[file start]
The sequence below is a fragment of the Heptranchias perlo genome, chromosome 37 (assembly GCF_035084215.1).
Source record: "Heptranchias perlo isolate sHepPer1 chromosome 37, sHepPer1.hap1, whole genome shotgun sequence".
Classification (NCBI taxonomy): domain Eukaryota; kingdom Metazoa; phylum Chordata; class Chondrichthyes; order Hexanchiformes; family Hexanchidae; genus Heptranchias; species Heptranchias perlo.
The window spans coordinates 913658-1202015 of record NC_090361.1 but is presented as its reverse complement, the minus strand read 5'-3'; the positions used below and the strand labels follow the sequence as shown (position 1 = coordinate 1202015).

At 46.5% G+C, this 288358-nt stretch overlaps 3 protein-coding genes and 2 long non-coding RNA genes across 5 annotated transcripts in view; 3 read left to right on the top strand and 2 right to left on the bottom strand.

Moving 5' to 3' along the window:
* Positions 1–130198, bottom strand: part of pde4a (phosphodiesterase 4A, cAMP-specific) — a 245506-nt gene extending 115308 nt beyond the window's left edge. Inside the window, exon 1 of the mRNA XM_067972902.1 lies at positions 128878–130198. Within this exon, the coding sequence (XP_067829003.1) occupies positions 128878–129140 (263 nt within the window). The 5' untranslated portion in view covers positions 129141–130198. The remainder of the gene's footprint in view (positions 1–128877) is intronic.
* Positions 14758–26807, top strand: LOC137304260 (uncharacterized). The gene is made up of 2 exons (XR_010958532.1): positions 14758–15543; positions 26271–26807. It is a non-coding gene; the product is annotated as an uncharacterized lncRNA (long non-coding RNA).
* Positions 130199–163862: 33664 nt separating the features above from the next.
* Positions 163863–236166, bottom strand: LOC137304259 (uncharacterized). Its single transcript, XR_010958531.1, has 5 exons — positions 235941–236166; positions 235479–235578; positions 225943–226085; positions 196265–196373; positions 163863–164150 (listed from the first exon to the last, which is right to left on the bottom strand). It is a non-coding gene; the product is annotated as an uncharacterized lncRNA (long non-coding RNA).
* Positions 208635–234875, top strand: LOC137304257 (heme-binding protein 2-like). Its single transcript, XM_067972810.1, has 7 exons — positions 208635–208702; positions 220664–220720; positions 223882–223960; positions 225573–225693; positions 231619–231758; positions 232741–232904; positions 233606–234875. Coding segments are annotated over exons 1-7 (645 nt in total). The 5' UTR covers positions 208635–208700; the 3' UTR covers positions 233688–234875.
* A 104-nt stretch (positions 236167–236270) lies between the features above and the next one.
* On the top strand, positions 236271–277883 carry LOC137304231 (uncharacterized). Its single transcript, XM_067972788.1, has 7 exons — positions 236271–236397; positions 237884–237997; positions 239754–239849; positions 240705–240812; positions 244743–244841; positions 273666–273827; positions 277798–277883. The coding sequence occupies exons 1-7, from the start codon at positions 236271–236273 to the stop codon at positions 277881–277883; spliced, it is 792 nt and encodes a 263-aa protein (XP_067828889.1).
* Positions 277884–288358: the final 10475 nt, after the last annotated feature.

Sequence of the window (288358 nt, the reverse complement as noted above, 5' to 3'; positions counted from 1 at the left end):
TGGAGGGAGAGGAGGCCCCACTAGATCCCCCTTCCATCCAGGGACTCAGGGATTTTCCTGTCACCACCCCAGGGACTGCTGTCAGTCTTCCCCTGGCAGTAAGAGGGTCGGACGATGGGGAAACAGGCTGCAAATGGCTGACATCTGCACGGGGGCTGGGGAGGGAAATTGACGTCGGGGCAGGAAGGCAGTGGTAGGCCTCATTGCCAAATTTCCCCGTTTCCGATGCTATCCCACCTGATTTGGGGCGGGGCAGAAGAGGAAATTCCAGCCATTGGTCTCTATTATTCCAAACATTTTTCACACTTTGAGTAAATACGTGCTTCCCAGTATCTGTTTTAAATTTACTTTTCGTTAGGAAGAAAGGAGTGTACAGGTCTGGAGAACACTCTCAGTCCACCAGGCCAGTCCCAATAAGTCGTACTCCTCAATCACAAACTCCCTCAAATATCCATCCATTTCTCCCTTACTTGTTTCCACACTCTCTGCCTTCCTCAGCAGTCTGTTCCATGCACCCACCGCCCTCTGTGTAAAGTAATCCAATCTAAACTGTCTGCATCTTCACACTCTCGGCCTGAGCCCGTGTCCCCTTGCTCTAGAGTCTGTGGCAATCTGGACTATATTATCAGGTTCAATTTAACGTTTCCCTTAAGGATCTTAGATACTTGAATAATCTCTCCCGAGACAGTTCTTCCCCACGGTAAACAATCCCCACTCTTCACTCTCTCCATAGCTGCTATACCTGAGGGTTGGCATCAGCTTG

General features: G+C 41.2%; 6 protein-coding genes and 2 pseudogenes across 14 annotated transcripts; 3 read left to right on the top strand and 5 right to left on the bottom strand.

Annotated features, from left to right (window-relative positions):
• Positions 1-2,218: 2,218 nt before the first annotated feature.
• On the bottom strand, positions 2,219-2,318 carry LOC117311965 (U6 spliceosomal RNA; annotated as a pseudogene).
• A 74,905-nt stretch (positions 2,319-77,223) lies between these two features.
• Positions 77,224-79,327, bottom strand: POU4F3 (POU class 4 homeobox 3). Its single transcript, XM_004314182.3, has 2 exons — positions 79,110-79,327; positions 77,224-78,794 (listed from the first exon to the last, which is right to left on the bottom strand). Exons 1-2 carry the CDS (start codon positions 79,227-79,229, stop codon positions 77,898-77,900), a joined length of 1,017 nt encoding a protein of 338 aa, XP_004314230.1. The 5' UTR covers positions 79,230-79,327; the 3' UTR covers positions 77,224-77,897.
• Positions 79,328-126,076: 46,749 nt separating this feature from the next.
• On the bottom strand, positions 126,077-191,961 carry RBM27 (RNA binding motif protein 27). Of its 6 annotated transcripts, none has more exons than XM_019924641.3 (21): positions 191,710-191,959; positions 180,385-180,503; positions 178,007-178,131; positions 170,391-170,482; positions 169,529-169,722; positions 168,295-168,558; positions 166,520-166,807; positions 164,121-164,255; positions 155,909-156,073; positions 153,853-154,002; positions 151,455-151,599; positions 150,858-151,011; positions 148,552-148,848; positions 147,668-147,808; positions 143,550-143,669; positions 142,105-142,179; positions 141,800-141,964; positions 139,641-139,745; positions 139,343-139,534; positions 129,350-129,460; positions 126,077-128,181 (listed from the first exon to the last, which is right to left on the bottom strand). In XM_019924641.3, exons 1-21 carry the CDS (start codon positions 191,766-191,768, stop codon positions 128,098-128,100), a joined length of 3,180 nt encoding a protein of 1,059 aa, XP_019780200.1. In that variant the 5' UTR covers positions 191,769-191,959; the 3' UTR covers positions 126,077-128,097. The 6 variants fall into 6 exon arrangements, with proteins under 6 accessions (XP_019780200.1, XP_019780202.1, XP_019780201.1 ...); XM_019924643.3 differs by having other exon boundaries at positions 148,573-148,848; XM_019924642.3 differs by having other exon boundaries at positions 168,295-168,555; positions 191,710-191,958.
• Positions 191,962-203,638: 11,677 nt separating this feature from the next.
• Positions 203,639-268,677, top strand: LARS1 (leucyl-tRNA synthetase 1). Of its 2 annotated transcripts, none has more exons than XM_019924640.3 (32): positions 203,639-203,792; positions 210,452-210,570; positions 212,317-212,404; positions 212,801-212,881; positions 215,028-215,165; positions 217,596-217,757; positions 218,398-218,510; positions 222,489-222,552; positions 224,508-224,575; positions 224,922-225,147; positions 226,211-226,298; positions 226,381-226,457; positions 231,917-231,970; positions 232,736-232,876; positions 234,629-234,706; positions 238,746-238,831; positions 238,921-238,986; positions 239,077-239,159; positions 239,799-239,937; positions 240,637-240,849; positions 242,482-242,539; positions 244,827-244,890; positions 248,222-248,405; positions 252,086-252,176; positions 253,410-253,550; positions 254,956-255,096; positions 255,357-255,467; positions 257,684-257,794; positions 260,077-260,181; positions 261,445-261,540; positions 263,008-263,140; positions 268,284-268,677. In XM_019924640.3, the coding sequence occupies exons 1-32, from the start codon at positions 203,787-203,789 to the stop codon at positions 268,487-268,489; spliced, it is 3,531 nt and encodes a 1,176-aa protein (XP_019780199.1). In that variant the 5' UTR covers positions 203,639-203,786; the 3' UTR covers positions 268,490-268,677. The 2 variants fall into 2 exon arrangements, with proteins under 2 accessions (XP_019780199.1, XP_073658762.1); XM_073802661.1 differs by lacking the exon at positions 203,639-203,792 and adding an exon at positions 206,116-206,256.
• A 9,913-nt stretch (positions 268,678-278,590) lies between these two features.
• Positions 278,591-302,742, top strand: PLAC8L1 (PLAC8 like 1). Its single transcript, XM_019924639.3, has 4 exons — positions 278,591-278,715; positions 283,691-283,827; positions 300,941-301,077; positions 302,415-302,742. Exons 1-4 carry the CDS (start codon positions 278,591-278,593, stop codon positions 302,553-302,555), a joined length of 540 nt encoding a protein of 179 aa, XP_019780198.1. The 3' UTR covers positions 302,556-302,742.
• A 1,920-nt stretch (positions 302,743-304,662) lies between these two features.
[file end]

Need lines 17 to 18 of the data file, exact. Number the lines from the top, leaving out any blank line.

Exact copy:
General features: G+C 41.2%; 6 protein-coding genes and 2 pseudogenes across 14 annotated transcripts; 3 read left to right on the top strand and 5 right to left on the bottom strand.

Annotated features, from left to right (window-relative positions):